7 Steps to Crazy Good Facebook Advertising

With advertising, targeting your message to a targeted audience can lead to exceptional campaign results. And that would bring a smile to any marketer’s face.    

If you are looking for a highly targeted way to reach your prospective customers, you should explore Facebook advertising. The Facebook platform provides you with many options to target, and provides you with an extreme level of flexibility that you can use to continually hone your targeting further.   

To take advantage of Facebook advertising and ensure that your campaigns are crazy good, follow these 7 steps. (Note: These steps cover “Facebook Ads” as opposed to “Sponsored Stories”.)

1. Define the Goal & Success Metrics

Prior to configuring your advertising campaign, define the campaign goal to ensure that your campaign will drive the right levers for your business. Perhaps your goal is product sales. Perhaps it’s sign-ups. Perhaps it’s “Likes” of your Facebook Page. Knowing this alone, before you do ANYTHING within the Facebook ad configuration module, is going to save you time and anguish, and will lead you to a more successful campaign.

Remember that your goal should be measurable. One of my agency’s clients is a software startup, and their Facebook advertising campaign generated a huge spike in registrations for their Alpha release. A side benefit was a spike in “Likes” for their Facebook Page, but registrations are what proved that Facebook advertising is a good use of their marketing dollars, as it leads to measurable business results.

And going into your campaign, know the return that would make the campaign a “success”. For example, don’t just start a campaign hoping for registrations. Know exactly how many registrations you need from each advertising dollar (or each $10, or $100, etc.). Otherwise, you will be in wishy-washy land, which is no place for a good marketer like yourself!

2. Define the Audience

Who do you want to see your ad? Facebook is absolutely, positively, fantastically wonderful at targeting your ads to precisely the individuals who should see them. But it’s up to you to configure your campaign the right way to make this happen.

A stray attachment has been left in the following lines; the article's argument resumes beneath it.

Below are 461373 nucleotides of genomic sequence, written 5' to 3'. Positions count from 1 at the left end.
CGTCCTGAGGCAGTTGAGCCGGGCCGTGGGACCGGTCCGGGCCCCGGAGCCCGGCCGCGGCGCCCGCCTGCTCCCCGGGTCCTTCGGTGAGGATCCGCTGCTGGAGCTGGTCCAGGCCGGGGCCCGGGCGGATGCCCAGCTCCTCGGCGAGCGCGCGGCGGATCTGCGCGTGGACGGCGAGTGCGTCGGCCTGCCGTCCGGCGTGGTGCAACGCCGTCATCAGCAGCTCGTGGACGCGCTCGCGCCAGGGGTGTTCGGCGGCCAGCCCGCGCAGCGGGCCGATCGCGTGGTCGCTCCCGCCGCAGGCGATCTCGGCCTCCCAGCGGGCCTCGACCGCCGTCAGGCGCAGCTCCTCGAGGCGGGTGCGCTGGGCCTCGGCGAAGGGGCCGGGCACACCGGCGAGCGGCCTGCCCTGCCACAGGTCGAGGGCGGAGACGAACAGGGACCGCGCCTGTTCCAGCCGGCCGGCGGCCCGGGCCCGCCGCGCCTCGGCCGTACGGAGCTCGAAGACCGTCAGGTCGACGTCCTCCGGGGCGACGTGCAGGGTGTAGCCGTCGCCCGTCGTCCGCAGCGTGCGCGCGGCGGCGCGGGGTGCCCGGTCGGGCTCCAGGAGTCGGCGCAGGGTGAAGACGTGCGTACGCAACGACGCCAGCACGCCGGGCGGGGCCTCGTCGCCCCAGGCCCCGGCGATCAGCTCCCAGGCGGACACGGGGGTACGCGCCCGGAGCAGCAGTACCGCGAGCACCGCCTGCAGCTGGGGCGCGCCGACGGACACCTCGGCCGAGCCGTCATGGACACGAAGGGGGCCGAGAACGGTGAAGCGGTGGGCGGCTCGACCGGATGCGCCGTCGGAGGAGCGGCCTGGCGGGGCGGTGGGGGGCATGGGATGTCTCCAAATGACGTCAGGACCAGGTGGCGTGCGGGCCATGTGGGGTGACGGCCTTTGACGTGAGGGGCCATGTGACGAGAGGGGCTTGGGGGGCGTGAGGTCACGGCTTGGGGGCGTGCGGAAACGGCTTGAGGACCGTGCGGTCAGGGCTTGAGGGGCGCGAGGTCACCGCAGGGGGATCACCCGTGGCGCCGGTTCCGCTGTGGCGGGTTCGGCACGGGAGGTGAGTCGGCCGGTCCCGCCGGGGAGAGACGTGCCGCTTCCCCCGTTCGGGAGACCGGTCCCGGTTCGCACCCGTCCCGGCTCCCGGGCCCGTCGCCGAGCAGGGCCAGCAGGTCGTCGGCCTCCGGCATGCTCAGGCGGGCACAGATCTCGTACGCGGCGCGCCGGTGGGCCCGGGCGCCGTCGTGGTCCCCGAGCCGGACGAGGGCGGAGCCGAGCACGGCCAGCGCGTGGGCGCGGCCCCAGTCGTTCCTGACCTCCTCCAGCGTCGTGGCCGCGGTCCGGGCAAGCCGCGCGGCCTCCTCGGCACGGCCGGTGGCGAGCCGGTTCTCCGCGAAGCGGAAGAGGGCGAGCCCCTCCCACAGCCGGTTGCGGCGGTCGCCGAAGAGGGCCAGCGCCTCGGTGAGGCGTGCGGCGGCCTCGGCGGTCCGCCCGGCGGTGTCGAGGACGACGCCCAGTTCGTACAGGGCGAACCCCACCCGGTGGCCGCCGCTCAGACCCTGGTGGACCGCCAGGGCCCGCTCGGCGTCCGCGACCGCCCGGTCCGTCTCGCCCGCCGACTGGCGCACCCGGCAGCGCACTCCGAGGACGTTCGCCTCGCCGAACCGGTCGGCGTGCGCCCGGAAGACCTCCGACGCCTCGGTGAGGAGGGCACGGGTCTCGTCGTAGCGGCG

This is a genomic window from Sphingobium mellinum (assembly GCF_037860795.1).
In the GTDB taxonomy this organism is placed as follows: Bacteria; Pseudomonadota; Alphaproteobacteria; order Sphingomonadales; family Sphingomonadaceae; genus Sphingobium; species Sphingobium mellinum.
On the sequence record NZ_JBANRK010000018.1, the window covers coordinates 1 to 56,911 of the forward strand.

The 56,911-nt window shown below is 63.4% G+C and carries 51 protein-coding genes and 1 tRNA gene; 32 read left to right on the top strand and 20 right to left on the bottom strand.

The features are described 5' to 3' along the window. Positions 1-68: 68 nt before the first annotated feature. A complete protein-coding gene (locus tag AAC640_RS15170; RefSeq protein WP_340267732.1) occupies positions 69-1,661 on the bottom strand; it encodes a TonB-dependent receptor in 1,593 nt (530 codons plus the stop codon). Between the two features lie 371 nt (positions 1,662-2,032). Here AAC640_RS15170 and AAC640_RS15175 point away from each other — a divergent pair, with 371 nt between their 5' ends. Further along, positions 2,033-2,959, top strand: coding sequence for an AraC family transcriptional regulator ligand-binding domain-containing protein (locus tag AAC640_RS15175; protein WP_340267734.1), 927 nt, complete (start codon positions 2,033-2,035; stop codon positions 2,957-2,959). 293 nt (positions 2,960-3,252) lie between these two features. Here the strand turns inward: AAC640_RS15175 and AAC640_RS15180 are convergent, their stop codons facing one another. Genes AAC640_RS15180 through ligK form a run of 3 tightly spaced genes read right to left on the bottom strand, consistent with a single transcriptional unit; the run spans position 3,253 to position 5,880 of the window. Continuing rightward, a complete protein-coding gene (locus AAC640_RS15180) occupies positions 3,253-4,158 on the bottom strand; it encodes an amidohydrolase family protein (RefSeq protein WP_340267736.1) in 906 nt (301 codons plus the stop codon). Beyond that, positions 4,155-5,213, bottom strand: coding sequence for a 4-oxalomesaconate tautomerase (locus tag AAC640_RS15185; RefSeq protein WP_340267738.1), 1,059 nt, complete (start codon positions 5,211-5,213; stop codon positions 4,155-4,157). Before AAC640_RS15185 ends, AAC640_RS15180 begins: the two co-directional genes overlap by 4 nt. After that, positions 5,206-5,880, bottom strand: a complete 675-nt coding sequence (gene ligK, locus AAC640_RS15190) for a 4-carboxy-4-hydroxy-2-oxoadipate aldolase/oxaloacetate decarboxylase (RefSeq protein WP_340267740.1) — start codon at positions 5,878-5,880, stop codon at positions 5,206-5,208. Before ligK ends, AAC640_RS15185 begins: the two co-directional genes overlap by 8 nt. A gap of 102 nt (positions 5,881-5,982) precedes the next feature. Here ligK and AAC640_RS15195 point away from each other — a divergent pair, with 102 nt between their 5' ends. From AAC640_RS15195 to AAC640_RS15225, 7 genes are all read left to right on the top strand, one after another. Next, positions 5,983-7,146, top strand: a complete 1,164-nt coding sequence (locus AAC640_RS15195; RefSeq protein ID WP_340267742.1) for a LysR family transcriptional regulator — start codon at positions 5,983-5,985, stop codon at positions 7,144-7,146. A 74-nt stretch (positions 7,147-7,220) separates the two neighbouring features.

In the advertising console, specify the following targets for your ads:

  • Geography
  • Gender
  • Age
  • Interests
  • Relationship Status
  • Education Level
  • Workplace (That’s right, Facebook enables you to target your ads to people who work at specific companies…)
  • Language Spoken

With age, you can designate either an “exact age match” or an approximate age match, which would allow Facebook to display your ads to those slightly outside of the specified age range at a discounted advertising cost.

With interests, you can specify as broad or narrow, as many or as few as you deem appropriate and effective. You can target actual interests that are listed in a user’s profile, or you can target job titles.

For example, let’s say you are trying to get businesses to purchase your accounting software. You may decide to target “accounting,” “accountants,” “CPAs,” “finance managers,” etc.

One of the coolest features of Facebook advertising is that when you have designated your target audience, Facebook will dynamically calculate the estimated audience reach, so that you can immediately see the effect on your specific audience size of adding an interest or a city or a broader age group, etc.

3. Define the Messaging

Facebook allows you 25 characters for the ad title and 135 characters for the ad copy. That’s not exactly a whole heck of a lot of words. So your ads need to get to the point quickly.